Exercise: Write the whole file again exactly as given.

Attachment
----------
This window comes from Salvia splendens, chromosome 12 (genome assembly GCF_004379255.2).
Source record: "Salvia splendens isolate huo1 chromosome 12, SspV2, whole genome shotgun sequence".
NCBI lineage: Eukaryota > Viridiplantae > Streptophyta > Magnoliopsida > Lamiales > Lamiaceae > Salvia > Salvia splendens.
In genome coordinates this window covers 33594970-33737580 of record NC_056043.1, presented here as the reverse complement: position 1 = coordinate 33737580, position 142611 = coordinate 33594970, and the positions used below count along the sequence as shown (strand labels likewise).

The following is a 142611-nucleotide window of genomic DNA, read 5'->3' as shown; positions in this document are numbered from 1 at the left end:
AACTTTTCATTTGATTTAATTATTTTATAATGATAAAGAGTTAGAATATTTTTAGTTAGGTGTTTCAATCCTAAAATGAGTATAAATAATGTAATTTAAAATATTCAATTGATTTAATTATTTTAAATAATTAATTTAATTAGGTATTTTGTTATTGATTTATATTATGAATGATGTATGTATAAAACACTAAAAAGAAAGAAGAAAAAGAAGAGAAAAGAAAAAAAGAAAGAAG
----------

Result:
This window comes from Salvia splendens, chromosome 12 (genome assembly GCF_004379255.2).
Source record: "Salvia splendens isolate huo1 chromosome 12, SspV2, whole genome shotgun sequence".
NCBI lineage: Eukaryota > Viridiplantae > Streptophyta > Magnoliopsida > Lamiales > Lamiaceae > Salvia > Salvia splendens.
In genome coordinates this window covers 33594970-33737580 of record NC_056043.1, presented here as the reverse complement: position 1 = coordinate 33737580, position 142611 = coordinate 33594970, and the positions used below count along the sequence as shown (strand labels likewise).

The following is a 142611-nucleotide window of genomic DNA, read 5'->3' as shown; positions in this document are numbered from 1 at the left end:
AACTTTTCATTTGATTTAATTATTTTATAATGATAAAGAGTTAGAATATTTTTAGTTAGGTGTTTCAATCCTAAAATGAGTATAAATAATGTAATTTAAAATATTCAATTGATTTAATTATTTTAAATAATTAATTTAATTAGGTATTTTGTTATTGATTTATATTATGAATGATGTATGTATAAAACACTAAAAAGAAAGAAGAAAAAGAAGAGAAAAGAAAAAAAGAAAGAAG